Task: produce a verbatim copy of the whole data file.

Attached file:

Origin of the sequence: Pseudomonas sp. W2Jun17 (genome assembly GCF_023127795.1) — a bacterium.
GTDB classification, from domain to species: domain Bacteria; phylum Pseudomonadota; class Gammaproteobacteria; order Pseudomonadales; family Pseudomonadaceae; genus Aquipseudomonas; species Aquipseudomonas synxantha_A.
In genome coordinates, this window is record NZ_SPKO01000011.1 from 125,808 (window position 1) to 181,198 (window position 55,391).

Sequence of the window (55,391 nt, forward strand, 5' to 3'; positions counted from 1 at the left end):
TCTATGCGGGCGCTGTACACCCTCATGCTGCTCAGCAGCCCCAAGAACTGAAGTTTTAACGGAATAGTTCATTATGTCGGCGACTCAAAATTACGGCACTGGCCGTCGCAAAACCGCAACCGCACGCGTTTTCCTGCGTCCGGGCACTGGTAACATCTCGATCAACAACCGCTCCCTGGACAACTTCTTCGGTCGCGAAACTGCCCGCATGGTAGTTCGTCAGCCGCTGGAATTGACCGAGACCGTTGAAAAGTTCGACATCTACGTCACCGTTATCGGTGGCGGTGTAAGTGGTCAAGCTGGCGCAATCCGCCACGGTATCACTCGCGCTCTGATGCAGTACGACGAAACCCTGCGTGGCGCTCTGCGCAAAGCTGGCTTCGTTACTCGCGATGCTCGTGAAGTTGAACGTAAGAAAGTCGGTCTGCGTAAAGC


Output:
Origin of the sequence: Pseudomonas sp. W2Jun17 (genome assembly GCF_023127795.1) — a bacterium.
GTDB classification, from domain to species: domain Bacteria; phylum Pseudomonadota; class Gammaproteobacteria; order Pseudomonadales; family Pseudomonadaceae; genus Aquipseudomonas; species Aquipseudomonas synxantha_A.
In genome coordinates, this window is record NZ_SPKO01000011.1 from 125,808 (window position 1) to 181,198 (window position 55,391).

Sequence of the window (55,391 nt, forward strand, 5' to 3'; positions counted from 1 at the left end):
TCTATGCGGGCGCTGTACACCCTCATGCTGCTCAGCAGCCCCAAGAACTGAAGTTTTAACGGAATAGTTCATTATGTCGGCGACTCAAAATTACGGCACTGGCCGTCGCAAAACCGCAACCGCACGCGTTTTCCTGCGTCCGGGCACTGGTAACATCTCGATCAACAACCGCTCCCTGGACAACTTCTTCGGTCGCGAAACTGCCCGCATGGTAGTTCGTCAGCCGCTGGAATTGACCGAGACCGTTGAAAAGTTCGACATCTACGTCACCGTTATCGGTGGCGGTGTAAGTGGTCAAGCTGGCGCAATCCGCCACGGTATCACTCGCGCTCTGATGCAGTACGACGAAACCCTGCGTGGCGCTCTGCGCAAAGCTGGCTTCGTTACTCGCGATGCTCGTGAAGTTGAACGTAAGAAAGTCGGTCTGCGTAAAGC